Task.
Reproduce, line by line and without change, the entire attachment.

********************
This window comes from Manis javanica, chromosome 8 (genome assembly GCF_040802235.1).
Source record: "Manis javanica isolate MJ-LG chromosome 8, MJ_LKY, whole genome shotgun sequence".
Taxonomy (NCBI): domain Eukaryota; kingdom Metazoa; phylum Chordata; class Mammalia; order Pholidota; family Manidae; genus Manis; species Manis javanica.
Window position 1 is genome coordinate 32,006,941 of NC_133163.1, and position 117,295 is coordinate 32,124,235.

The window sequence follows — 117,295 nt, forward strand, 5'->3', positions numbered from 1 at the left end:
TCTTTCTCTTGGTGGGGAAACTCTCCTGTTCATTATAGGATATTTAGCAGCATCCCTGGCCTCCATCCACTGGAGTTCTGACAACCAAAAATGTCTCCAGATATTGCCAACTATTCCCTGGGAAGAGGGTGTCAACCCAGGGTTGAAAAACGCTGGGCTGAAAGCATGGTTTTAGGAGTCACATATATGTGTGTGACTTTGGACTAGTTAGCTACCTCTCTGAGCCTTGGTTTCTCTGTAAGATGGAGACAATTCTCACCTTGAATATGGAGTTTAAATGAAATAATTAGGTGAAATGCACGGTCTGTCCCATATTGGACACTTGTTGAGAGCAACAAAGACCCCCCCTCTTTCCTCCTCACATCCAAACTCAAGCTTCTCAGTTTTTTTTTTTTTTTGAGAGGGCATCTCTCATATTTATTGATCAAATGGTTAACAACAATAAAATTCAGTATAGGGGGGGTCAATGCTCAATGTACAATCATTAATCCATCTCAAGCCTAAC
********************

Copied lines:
This window comes from Manis javanica, chromosome 8 (genome assembly GCF_040802235.1).
Source record: "Manis javanica isolate MJ-LG chromosome 8, MJ_LKY, whole genome shotgun sequence".
Taxonomy (NCBI): domain Eukaryota; kingdom Metazoa; phylum Chordata; class Mammalia; order Pholidota; family Manidae; genus Manis; species Manis javanica.
Window position 1 is genome coordinate 32,006,941 of NC_133163.1, and position 117,295 is coordinate 32,124,235.

The window sequence follows — 117,295 nt, forward strand, 5'->3', positions numbered from 1 at the left end:
TCTTTCTCTTGGTGGGGAAACTCTCCTGTTCATTATAGGATATTTAGCAGCATCCCTGGCCTCCATCCACTGGAGTTCTGACAACCAAAAATGTCTCCAGATATTGCCAACTATTCCCTGGGAAGAGGGTGTCAACCCAGGGTTGAAAAACGCTGGGCTGAAAGCATGGTTTTAGGAGTCACATATATGTGTGTGACTTTGGACTAGTTAGCTACCTCTCTGAGCCTTGGTTTCTCTGTAAGATGGAGACAATTCTCACCTTGAATATGGAGTTTAAATGAAATAATTAGGTGAAATGCACGGTCTGTCCCATATTGGACACTTGTTGAGAGCAACAAAGACCCCCCCTCTTTCCTCCTCACATCCAAACTCAAGCTTCTCAGTTTTTTTTTTTTTTTGAGAGGGCATCTCTCATATTTATTGATCAAATGGTTAACAACAATAAAATTCAGTATAGGGGGGGTCAATGCTCAATGTACAATCATTAATCCATCTCAAGCCTAAC